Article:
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Best Emmylou Harris Songs: 20 Great Tracks From A Country Icon
List & Guides

Best Emmylou Harris Songs: 20 Great Tracks From A Country Icon

From duets to covers and her own originals, the best Emmylou Harris songs chart the development of one of country music’s greatest singers.


Since emerging with her debut album, Gilded Light, in 1969, Emmylou Harris has established herself as one of country music’s defining voices – a duet partner of choice for Gram Parsons, Bob Dylan, Neil Young, Dolly Parton and Linda Ronstadt. As well as being one of the most celebrated song interpreters in American music, Harris has proven herself as a songwriter in her own right, especially in the latter years of her career. Here we look at 20 of the best Emmylou Harris songs.

Listen to the best of Emmylou Harris here, and check out our best Emmylou Harris songs, below.

20: Two More Bottles Of Wine (from ‘Quarter Moon In A Ten Cent Town’, 1978)

A foot-stompin’ bit of honky-tonk to kick off this run-down of the best Emmylou Harris songs, the raucous Two More Bottles Of Wine was written by Delbert McClinton and taken to the top of the Billboard Hot Country Songs chart by Harris. The lyrics are from the perspective of a woman who risked it all to chase her dream and move to Los Angeles with her partner, who subsequently left her in the lurch. It’s alright, though, she has something left – two bottles of wine.

19: Darkest Hour Is Just Before Dawn (from ‘Roses In The Snow’, 1980)

1980’s Roses In The Snow was Harris’ most traditional country album to date. On her version of Ralph Stanley’s bluegrass classic The Darkest Hour Is Before Dawn she recruited Ricky Skaggs on harmony vocals, fiddle and mandolin to bring out the yearning beauty of the song. Talking about the track to Hot Press in 1997, Harris said, “We look for those moments of great joy that are going to balance out those times of terrible sorrow and everything in between. I think you just have to go along for the ride with as much of your sense of humour and humanity intact as possible.”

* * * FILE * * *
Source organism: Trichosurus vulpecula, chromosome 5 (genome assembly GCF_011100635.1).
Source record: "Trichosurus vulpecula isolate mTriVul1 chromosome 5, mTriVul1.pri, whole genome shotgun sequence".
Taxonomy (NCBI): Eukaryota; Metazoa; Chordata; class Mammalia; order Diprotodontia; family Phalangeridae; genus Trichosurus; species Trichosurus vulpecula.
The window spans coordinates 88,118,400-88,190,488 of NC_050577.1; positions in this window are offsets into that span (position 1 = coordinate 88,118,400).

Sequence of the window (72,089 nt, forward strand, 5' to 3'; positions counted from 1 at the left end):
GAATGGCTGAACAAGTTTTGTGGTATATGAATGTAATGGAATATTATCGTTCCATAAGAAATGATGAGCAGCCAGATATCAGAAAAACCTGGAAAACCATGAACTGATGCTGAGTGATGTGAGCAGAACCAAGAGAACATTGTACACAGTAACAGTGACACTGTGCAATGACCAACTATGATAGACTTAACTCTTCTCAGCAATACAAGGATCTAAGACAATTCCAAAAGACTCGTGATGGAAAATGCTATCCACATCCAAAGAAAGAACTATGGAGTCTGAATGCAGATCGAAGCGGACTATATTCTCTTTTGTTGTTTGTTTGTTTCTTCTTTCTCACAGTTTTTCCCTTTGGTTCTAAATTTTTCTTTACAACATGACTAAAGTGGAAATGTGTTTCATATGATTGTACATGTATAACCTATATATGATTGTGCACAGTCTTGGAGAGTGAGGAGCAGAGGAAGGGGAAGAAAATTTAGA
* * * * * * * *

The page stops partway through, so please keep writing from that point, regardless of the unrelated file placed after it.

18: To Know Him Is To Love Him (with Dolly Parton and Linda Ronstadt) (from ‘Trio’, 1987)

This Phil Spector cover topped the US country charts and was the first single from Trio, the hit album Harris made with Dolly Parton and Linda Ronstadt in 1987. Harris takes the lead while Parton and Ronstadt provide beautiful harmony vocals; their voices worked so well together that it’s a wonder it took the three country greats so long to collaborate on a full-length record. They’d record one more album together, Trio II, in 1999.

17: Darlin’ Kate (from ‘Hard Bargain’, 2011)

Harris wrote the touching Darlin’ Kate after the death of a friend, the songwriter Kate McGarrigle, in 2010. She told Spinner UK: “I didn’t set out to write it. I was fresh off experiencing Kate’s passing and her funeral, and I was just dealing with her absence. I was in a writing mode, when I picked up the guitar, the opening line just fell out. It’s really just a farewell letter. We all miss her and we grieve in our own way.”

16: Woman Walk The Line (from ‘The Ballad Of Sally Rose’, 1985)

The Ballad Of Sally Rose was a concept album, loosely based on Harris’ relationship with Gram Parsons, that she later described as a “country opera”. It was unusual in that 11 of its 13 songs were originals, co-written with her then husband Paul Kennerly – to this point, Harris had mostly interpreted others’ material. Woman Walk The Line marks the point in the story when cracks are beginning to appear in the relationship. Despite the strain, the central character, Sally Rose, is determined to stay strong, singing, “Yes I’m a woman and I’m lonely, but that don’t mean I can’t be strong” – lines that have made the track a feminist anthem among the best Emmylou Harris songs.

15: Blue Kentucky Girl (from ‘Blue Kentucky Girl’, 1979)

Written by Johnny Mullins and originally recorded by Loretta Lynn, in 1965, Blue Kentucky Girl became a hit for Harris 14 years later. Harris’ version is faithful to Lynn’s, though her vocal shows a touch more restraint. The narrator sings to the lover who’d left her “for the bright lights of the town”. She’s persuasively pleading with him to return, singing, “Just come on home to your Blue Kentucky Girl.” We never do find out if she succeeds. It’s a country heartbreaker topped off by a fantastic mandolin solo from Albert Lee.

14: Easy From Now On (from ‘Quarter Moon In A Ten Cent Town’, 1978)